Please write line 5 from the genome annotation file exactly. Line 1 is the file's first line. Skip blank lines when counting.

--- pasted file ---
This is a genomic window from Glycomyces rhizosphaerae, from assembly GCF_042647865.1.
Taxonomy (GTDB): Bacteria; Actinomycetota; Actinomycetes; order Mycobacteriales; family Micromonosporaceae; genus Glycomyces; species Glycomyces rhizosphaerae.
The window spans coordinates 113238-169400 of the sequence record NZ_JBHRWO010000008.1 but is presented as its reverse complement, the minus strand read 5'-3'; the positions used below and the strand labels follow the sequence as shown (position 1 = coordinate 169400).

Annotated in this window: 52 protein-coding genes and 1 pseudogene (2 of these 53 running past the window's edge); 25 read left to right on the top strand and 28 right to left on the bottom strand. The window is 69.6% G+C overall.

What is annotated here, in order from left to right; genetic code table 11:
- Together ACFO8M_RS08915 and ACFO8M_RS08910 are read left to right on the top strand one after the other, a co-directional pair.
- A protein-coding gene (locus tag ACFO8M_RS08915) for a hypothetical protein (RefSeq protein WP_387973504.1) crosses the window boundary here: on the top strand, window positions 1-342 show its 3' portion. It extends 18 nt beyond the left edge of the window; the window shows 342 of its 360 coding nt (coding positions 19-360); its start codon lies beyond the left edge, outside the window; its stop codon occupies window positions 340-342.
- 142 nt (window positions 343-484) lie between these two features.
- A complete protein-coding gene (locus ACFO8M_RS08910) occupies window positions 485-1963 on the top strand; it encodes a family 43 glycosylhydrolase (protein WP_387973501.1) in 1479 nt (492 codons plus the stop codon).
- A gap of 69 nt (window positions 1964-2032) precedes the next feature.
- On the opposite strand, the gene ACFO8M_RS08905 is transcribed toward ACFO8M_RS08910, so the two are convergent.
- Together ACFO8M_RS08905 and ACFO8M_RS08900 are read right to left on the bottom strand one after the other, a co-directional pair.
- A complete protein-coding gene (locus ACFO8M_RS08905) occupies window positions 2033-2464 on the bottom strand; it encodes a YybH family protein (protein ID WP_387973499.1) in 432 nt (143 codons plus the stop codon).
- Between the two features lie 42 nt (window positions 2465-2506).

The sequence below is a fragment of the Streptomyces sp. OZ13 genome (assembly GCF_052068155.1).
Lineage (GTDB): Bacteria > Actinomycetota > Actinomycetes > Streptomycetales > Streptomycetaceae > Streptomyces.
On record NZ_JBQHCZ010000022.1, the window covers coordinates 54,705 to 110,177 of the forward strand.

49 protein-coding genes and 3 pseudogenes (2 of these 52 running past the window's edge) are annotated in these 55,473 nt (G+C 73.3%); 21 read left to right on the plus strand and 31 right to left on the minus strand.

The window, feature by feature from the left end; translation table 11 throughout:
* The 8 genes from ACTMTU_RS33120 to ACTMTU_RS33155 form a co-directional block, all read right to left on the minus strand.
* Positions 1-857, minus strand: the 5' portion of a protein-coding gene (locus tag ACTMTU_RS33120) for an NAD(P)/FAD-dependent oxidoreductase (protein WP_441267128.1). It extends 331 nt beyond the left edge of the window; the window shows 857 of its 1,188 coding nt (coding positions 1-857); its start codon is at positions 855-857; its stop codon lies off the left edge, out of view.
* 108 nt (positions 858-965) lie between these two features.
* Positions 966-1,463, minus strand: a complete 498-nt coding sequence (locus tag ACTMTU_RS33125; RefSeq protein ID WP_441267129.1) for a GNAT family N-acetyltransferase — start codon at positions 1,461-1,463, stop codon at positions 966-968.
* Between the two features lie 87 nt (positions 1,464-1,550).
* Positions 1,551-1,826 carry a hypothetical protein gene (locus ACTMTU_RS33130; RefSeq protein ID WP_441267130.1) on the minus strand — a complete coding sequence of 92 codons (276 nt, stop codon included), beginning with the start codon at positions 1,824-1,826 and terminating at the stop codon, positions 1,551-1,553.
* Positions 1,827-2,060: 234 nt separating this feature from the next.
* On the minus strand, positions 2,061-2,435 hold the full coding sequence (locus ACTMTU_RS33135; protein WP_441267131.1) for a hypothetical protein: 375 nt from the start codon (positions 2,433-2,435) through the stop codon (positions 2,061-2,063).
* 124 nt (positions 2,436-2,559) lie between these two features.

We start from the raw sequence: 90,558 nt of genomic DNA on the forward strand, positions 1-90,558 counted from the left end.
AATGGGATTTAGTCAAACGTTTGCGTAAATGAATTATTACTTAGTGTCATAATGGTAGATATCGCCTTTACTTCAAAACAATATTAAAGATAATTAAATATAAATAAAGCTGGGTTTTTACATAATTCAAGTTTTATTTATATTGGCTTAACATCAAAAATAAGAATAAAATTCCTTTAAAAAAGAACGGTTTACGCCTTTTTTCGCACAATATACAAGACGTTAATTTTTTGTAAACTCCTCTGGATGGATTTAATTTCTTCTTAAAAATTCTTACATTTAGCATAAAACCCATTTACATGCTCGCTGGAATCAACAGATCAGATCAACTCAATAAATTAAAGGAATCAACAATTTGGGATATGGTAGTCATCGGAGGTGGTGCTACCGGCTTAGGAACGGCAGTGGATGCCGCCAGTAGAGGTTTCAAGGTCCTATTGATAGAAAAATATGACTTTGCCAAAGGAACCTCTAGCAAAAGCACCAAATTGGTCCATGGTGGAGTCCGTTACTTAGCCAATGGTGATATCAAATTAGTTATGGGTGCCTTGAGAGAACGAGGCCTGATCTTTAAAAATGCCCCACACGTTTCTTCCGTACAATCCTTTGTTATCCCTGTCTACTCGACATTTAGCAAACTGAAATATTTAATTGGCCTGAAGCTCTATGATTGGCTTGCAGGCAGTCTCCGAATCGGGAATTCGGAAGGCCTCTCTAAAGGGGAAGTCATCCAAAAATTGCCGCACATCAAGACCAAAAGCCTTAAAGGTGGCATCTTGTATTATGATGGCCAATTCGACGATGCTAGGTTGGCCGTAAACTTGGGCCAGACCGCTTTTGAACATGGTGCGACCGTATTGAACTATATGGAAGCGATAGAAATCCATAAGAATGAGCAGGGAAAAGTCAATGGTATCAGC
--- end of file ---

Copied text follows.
What is annotated here, in order from left to right; genetic code table 11: